Before jumping into some extreme Standard theory, I want to quickly touch on my experiences at the StarCityGames Invitational last weekend. It might be an 11 hour drive, but road trips with friends are almost always worth it on their own. It’s just such a well-run and high value tournament, despite Roanoke not exactly being a tourist destination, that it’s absolutely worth going to every time. Now, with all that positivity out of the way, I had an absolutely terrible weekend of tournaments. I have this theory where there are two ways to approach Modern. You can either take part in the matchup lottery, where you pick a linear deck, sit down, and flip coins to determine the outcome of a match, somehow dodging disqualification each round, or play the sideboard lottery, hoping that your fair deck packs the appropriate sideboard cards to beat your opponent’s linear deck.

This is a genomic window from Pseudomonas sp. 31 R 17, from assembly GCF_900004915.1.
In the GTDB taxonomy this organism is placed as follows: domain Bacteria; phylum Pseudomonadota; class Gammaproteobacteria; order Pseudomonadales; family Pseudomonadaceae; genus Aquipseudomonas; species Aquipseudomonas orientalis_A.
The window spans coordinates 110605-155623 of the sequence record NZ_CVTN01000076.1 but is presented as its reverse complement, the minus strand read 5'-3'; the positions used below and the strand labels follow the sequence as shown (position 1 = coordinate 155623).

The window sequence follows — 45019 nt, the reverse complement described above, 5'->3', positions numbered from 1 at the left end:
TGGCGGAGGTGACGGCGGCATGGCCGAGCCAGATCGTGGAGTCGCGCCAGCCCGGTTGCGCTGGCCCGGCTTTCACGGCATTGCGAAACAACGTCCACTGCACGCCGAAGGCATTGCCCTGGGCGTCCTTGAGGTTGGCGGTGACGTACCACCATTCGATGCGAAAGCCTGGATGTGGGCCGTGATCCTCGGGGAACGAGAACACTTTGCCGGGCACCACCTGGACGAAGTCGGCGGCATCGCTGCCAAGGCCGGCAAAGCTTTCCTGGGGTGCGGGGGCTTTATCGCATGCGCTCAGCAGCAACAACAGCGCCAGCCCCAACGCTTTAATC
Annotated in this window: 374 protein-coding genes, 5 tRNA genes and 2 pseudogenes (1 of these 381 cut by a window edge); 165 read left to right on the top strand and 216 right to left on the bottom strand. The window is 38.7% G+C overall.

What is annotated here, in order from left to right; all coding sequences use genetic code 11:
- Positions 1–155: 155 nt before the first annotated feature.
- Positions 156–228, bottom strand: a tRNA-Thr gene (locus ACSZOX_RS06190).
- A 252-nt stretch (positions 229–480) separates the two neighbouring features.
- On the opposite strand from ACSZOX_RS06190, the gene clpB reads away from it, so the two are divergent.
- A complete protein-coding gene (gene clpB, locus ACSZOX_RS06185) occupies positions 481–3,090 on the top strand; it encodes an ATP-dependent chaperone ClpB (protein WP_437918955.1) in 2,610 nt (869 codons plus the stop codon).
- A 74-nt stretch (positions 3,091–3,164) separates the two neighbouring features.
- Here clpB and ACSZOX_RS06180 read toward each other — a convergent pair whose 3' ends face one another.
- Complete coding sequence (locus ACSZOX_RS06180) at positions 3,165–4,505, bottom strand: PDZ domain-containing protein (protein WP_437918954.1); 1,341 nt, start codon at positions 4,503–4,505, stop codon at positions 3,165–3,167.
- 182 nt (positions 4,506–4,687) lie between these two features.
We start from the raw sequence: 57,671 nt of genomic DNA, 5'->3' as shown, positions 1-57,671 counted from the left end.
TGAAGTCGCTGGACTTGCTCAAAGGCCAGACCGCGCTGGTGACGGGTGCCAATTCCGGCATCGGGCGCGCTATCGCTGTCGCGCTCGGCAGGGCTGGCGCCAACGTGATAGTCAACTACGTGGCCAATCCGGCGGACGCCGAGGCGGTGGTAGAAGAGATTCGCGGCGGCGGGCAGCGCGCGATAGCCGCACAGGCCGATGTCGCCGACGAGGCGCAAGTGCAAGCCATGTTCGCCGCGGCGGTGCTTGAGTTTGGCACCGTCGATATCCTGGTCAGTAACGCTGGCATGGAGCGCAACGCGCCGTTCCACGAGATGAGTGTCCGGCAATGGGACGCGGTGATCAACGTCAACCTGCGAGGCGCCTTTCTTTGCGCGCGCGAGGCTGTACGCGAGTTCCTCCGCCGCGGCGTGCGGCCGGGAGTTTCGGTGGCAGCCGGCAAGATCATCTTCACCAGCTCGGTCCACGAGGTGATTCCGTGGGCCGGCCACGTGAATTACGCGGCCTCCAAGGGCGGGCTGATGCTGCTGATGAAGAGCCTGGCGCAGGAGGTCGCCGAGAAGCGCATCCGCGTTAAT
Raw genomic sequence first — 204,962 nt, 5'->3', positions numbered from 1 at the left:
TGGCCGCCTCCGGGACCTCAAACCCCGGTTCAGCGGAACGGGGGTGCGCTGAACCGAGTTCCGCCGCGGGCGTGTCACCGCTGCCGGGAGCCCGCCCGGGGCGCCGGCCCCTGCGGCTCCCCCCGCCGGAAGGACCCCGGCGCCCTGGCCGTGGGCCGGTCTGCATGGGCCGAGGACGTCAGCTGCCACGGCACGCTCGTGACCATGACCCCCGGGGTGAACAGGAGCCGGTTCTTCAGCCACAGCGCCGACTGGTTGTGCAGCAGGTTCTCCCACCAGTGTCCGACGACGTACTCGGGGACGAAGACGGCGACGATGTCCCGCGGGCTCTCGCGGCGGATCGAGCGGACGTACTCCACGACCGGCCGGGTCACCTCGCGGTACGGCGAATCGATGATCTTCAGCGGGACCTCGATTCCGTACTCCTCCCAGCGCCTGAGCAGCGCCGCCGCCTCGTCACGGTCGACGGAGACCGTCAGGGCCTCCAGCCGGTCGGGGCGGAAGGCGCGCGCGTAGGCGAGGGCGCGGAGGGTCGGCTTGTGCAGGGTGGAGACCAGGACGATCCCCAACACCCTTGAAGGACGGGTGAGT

I chose to register Storm, putting all my money on the roulette wheel of the matchup lottery. I’m not convinced that either one of the two lotteries is objectively better in terms of win-rate, but I can say without a doubt that randomly alternating between unwinnable and unloseable rounds is obscenely un-fun and contrary to everything good about Magic. I wish I had learned my lesson beforehand. In my last two rounds of Modern at the Invitational, I played Jeskai, failing to draw Empty the Warrens, and Infect, who killed me on turn 3 both games after Dismembering my mana dork. This dropped me to 4-4, so I registered for the Open. At 5-2, I lost back to back rounds to Jeskai with 12 sideboard cards for me (!!!), then B/W Hatebears, which seemed to be maindecking all the Storm hate available in the format.